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A Country That Works

IT is a known fact that unemployment can cause irreparable harm to society, the family structure and an individual’s psyche. This is perhaps the primary reason why many countries pump significant resources into reducing high rates of unemployment and attempt to attack this critical issue at its core.

Eroded purchasing power, a reduced gross domestic product (GDP) and an increase in crime, poverty and frustration, represent a very small fraction of the damage that is done.

Guyana is not exempted from such woes and over the last three years, it has experienced a steady decline in unemployment rates.
This has been recognised by the Inter-American Development Bank (IDB), which has projected in its report titled, ‘Regional Overview: Global and regional economies at a crossroads,’ that the 14.5 per cent rate recorded in 2021 could fall to 12.4 per cent for 2022. Given the government’s actions and the strong desire and determination to succeed, the rate for 2023 is anticipated to be even lower.

These statistics are not only encouraging but significant, as they represent government’s successful implementation of policies and programmes and their hands-on approach to ensuring lives are enhanced and the economy is flourishing.
Since taking office, President, Dr. Irfaan Ali has been leading his government on an aggressive campaign to ensure that the unemployed becomes employed. The discovery of oil has paved the way for the creation of jobs for locals in that sector and many other sectors have opportunities for citizens to earn incomes.

The ongoing aggressive drive includes initiatives such as the part-time jobs programme, Guyana Online Academy of Learning (GOAL) scholarships, Ministry of Human Services and Social Security’s Women’s Innovation and Investment Network (WIIN) training programmes and a wide range of skill training through the Ministry of Labour’s Board of Industrial Training (BIT). To ensure the success of the various initiatives, the government has set aside billions of dollars.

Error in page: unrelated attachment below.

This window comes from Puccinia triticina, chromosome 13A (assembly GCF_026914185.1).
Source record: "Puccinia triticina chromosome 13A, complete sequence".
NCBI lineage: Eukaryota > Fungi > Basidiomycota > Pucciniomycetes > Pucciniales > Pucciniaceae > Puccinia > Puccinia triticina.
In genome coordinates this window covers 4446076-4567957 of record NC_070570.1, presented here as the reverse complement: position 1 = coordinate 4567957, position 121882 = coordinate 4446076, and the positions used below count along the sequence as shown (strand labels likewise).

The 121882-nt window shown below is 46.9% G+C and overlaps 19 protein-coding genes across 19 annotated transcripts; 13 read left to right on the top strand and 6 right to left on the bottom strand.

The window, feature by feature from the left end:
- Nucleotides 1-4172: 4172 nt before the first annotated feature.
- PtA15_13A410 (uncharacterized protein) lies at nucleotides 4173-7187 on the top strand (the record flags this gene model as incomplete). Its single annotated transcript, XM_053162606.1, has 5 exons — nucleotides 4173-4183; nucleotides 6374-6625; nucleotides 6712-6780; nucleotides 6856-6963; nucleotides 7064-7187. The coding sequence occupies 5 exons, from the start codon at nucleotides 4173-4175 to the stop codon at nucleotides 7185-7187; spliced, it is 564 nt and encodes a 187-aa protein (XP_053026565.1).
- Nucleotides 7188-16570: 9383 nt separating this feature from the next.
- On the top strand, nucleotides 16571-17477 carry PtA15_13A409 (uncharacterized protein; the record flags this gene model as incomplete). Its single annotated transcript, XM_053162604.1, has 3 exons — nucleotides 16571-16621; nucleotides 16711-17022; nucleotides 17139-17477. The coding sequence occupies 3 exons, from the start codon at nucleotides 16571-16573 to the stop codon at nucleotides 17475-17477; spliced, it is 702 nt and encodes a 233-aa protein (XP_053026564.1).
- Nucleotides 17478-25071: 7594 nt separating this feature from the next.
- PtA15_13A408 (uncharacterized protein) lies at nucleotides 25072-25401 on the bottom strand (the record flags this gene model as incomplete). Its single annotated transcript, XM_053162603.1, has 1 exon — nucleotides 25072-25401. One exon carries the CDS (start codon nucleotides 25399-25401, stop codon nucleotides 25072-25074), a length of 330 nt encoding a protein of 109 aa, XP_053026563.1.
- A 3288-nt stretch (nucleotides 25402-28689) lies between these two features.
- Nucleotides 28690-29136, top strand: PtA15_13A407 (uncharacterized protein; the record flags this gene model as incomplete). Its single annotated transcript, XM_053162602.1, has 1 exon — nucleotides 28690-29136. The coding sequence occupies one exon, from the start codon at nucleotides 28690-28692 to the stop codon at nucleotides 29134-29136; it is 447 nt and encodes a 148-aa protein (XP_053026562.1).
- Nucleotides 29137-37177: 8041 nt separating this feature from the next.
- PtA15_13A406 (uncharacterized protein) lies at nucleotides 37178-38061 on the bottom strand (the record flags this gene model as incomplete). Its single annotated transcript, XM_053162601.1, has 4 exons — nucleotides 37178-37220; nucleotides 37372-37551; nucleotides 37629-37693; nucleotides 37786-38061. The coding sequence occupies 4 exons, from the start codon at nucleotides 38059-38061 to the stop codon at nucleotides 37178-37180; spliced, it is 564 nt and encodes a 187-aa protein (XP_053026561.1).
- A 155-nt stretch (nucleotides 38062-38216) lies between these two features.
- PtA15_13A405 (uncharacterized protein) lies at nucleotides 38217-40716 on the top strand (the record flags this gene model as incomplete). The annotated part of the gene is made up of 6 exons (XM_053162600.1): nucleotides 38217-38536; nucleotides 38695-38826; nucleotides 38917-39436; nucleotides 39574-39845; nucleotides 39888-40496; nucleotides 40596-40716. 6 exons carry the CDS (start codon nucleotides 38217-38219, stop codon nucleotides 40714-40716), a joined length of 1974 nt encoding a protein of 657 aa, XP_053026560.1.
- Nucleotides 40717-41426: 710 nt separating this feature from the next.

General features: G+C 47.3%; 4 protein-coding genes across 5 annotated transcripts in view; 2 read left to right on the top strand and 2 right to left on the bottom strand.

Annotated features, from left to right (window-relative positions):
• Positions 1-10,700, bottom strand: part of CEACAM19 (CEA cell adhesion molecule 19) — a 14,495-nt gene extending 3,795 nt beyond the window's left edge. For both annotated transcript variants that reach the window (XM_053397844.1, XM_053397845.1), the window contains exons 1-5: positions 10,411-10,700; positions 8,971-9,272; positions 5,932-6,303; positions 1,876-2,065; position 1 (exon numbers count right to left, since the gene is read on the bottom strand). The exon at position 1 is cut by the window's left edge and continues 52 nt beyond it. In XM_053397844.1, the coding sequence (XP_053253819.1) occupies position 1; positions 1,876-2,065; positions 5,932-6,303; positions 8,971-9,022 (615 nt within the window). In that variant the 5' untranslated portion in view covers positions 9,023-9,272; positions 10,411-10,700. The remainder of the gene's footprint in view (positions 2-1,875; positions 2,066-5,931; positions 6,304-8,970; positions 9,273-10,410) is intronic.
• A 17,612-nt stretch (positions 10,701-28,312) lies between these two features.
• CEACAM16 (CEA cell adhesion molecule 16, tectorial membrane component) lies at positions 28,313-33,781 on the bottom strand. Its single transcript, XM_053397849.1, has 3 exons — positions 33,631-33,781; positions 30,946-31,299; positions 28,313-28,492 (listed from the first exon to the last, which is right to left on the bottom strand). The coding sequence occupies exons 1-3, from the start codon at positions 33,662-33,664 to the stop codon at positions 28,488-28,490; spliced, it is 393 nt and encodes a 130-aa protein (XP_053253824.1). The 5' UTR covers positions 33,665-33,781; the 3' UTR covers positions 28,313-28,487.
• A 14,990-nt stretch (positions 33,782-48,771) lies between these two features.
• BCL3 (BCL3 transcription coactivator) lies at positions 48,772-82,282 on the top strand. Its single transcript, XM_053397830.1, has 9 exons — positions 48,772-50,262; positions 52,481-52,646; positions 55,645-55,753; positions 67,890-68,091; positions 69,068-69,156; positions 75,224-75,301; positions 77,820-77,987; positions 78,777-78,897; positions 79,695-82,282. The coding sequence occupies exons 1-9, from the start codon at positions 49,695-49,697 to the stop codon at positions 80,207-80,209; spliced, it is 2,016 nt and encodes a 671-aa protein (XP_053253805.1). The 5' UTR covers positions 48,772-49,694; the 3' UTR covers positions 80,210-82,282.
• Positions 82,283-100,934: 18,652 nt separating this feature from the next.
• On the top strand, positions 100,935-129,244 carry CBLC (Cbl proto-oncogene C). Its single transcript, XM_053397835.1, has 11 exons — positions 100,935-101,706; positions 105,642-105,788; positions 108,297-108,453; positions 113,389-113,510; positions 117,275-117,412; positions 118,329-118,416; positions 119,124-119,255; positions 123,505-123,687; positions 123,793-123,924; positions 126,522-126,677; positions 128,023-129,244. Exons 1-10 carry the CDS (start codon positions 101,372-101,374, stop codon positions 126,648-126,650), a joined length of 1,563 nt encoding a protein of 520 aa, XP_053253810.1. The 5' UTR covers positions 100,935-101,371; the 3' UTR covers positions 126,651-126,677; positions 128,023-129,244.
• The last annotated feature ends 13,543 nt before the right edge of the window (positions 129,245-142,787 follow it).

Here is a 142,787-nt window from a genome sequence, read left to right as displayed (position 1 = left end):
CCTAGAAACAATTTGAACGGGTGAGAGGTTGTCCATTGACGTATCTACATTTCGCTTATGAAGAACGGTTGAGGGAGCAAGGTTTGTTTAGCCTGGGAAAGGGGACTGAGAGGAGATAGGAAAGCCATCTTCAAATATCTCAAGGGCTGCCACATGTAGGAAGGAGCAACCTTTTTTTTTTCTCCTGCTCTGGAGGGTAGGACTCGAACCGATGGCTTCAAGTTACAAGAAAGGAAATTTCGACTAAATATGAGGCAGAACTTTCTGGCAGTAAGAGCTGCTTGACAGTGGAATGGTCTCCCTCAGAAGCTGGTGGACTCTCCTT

Some of this training is relevant to the oil and gas sector and so, instead of importing labour, persons have taken up the various opportunities to learn skills that are relevant to that industry and have thus made themselves marketable.
The housing sector has also opened many job opportunities. Persons who have construction skills have been able to secure jobs in this sector and so have those who have benefitted from the various skills-training programmes.

The various initiatives have also created entrepreneurs. Persons have opened their own businesses and are generating incomes.
Additionally, the Labour Ministry is doing its part by finding jobs for persons through its National Job Bank which was launched in March 2022. Over 300 persons secured employment that year and thousands more have registered for possible placement.
While recognising the government’s efforts, the IDB credited the booming oil and gas sector as one of the main drivers of economic development, as well as for the decline in unemployment.

The government’s focus also remain strong on reducing the employment gap between men and women.
Based on official figures more than half of the people benefitting from public sector scholarships (57 per cent) are women and 69 per cent of the people accessing public sector training are also women.

As efforts are being made to find solutions to Guyana’s unemployment issues, these must be embraced as the goal must be to further reduce the country’s unemployment rate.
The high-quality training, introduction of new jobs in various sectors, and the development of favourable economic and social conditions cannot go unnoticed.

Combined, these factors will create favourable conditions for development and sustainability of the business sector to prevent an increase in the country’s unemployment rate, going forward.